You can either share the resulting video on social media or just do the right thing and buy it.

Here’s one of the videos it made promoting the campaign, which probably explains it better than I just have:

Domino's also makes good use of Vine, particularly when it comes to its interactive loops like the one below. As you can see these create decent engagement on Twitter as well. 

Dunkin’ Donuts

Dunkin’ Donuts creates a lot of paid content with publishers like Buzzfeed, like the example below in which Californians try Dunkin’ Donuts for the first time.

This clip also works as a form of social proof. Given the size of the queue in the video you’d think every man, woman and child in California was desperate to get their chops around a Dunkin’.

Dunkin’ Donuts has also had a lot of success with ‘bite-sized’ video content in the form of 15-30-second YouTube clips, such as its ‘That feeling when…’ series.

Or this clip promoting its iced coffees:

All of Dunkin’ Donuts’ video content seems to reflect the fact that it wants to be seen as a ‘fun’ brand, which is something of a theme among fast food companies.

Conclusion: the content has to reflect the brand

There are some creative examples to take away here of consumer-focused content marketing, particularly when it comes to creating videos that get shared.

The key thing to note here is that all of these companies have very strong brands to which the content they publish is strongly tied.

Check these posts out for more industry-specific content marketing examples:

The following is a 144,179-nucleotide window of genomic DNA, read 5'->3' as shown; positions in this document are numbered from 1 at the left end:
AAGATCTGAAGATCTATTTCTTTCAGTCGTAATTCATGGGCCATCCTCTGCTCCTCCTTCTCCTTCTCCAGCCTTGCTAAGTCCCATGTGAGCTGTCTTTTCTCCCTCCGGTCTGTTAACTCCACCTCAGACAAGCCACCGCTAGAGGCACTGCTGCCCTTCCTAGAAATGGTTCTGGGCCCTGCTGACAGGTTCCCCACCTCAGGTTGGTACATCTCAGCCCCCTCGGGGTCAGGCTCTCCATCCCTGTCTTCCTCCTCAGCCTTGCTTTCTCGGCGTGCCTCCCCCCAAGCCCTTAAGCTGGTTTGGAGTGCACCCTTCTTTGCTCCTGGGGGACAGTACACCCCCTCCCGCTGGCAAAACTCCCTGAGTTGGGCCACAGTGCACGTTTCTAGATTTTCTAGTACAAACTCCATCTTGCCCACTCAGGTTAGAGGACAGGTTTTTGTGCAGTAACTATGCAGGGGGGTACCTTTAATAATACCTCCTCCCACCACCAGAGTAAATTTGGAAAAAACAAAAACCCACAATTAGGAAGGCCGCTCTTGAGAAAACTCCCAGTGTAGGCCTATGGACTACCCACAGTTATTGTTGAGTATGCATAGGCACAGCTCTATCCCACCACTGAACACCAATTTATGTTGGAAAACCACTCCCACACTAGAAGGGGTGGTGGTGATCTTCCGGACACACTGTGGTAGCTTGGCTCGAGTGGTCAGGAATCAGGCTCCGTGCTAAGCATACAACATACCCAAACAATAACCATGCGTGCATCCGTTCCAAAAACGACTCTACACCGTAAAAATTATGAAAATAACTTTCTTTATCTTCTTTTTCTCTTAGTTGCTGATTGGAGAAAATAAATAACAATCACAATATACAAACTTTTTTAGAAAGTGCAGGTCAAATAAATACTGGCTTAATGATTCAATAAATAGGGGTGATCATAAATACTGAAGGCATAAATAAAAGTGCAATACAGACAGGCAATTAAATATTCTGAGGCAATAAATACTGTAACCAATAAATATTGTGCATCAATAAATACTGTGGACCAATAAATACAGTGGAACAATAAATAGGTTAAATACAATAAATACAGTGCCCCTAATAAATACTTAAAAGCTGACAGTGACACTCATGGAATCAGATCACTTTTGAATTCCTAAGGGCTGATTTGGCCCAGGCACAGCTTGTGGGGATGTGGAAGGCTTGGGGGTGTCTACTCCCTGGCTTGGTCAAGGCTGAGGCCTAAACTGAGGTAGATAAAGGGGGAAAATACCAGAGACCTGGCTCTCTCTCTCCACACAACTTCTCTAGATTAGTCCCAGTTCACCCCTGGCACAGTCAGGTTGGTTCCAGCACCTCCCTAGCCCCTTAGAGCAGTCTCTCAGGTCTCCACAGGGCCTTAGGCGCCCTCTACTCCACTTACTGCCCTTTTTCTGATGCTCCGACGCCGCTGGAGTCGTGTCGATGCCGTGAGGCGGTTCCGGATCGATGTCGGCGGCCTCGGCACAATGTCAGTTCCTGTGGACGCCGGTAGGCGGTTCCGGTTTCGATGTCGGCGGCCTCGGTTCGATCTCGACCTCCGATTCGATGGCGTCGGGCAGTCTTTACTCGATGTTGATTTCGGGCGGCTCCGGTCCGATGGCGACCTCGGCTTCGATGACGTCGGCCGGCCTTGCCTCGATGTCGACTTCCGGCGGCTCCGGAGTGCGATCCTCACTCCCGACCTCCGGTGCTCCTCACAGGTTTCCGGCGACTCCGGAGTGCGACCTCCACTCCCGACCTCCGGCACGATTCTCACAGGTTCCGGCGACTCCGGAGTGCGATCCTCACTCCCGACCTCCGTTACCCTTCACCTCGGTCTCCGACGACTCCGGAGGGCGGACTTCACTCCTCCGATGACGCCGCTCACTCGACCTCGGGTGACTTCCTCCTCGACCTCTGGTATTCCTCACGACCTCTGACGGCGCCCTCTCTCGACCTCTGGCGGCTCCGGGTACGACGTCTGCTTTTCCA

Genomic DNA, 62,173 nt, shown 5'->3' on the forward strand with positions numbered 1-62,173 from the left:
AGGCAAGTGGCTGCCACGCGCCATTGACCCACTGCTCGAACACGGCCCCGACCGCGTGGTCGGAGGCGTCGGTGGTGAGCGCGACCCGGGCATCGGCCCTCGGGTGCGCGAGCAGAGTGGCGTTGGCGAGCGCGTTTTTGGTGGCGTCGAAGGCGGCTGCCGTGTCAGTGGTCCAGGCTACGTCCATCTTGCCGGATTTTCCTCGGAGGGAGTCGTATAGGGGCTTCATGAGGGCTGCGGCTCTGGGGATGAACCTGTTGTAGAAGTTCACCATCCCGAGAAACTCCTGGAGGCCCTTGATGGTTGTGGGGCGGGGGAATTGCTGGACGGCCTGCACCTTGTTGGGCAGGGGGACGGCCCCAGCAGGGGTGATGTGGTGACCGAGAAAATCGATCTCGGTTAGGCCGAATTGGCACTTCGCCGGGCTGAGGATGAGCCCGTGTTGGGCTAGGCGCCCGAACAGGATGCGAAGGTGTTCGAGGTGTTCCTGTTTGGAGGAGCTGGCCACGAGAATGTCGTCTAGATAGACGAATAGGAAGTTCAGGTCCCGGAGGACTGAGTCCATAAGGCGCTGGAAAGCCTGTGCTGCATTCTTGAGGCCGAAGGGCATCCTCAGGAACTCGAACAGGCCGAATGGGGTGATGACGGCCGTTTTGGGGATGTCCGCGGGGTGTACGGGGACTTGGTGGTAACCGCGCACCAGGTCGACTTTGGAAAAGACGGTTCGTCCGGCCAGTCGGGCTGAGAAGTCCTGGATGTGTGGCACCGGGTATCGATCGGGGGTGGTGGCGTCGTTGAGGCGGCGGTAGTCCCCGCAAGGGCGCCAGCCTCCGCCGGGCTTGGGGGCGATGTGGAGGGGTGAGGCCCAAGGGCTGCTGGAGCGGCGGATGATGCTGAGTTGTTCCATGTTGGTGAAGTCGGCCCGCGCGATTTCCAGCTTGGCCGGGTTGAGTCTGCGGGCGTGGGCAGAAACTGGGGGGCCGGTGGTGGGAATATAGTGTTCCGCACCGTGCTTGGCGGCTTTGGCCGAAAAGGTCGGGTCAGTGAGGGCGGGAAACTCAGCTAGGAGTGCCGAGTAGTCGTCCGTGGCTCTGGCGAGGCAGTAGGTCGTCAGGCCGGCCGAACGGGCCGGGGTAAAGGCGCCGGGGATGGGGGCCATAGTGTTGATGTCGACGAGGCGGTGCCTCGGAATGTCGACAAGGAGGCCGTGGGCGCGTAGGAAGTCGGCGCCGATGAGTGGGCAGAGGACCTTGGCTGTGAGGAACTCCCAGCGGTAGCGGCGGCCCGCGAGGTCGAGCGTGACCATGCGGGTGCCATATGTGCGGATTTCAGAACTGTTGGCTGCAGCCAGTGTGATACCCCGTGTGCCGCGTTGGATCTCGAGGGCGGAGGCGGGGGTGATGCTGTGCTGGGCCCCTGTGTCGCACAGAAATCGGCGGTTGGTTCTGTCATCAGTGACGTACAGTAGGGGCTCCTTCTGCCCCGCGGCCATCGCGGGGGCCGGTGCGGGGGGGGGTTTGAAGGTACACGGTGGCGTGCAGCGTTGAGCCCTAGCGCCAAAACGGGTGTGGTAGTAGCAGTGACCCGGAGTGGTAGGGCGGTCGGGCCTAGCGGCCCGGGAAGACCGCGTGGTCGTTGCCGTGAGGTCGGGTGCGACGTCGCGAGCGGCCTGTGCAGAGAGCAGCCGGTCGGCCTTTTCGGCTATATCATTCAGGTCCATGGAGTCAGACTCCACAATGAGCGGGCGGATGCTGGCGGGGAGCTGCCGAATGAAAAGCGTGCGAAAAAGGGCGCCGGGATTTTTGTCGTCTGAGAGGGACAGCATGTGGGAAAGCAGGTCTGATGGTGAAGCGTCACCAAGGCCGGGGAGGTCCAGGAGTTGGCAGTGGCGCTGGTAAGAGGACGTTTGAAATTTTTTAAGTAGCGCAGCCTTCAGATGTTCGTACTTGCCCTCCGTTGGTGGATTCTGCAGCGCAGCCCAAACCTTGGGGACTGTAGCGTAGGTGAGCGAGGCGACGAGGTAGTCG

10 inspiring content marketing examples from charities

15+ examples of effective content marketing from healthcare brands

Jack Simpson

Published 5 August, 2015 by Jack Simpson

Jack Simpson is a Writer at Econsultancy. You can follow him on Twitter or connect via LinkedIn.

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Comments (5)


Len Diamond, Principal / Writer at Len Diamond Technical/Marketing Communications

Do people really says things like " @Starbucks happiness is my daughter getting a cup with her name on!!"?

almost 3 years ago

Frank Welsch-Lehmann

Frank Welsch-Lehmann, Digital Marketing Consultant at Welsch-Lehmann COMMUNICATION

Nice examples, but I would call all of this "advertising" (maybe with the example of the McD video). It seems to me that today every piece of video needs to be called "content marketing" to appear relevant.

almost 3 years ago


Zoe Hart, Founder at

Some great examples of content but an obstacle for small brands like ours (even with great content) remains discoverability. None of these pieces of content would have got us the 22,000 likes that McDonald's get using just the hashtag #summer.

almost 3 years ago

Jack Simpson

Jack Simpson, Writer at Econsultancy, Centaur Marketing

@Frank - They are not the same thing. There is one key difference for a start: advertising requires the brand to pay a sum of money to get in front of an audience, whether it's TV, online banner ads, or posters on the tube. The examples I outlined above are all self-hosted by the brands themselves and 'marketed' via social media and other channels.

Content marketing, unlike advertising, does not have a guaranteed audience, which is why you tend to see better creativity (in my opinion) with smaller budgets.

almost 3 years ago

Jack Simpson

Jack Simpson, Writer at Econsultancy, Centaur Marketing

@Zoe - True, it's harder to get your content noticed when you only have a small audience in the first place. You could try approaching people/brands who already have an established fan base in your industry and asking them to share it.

almost 3 years ago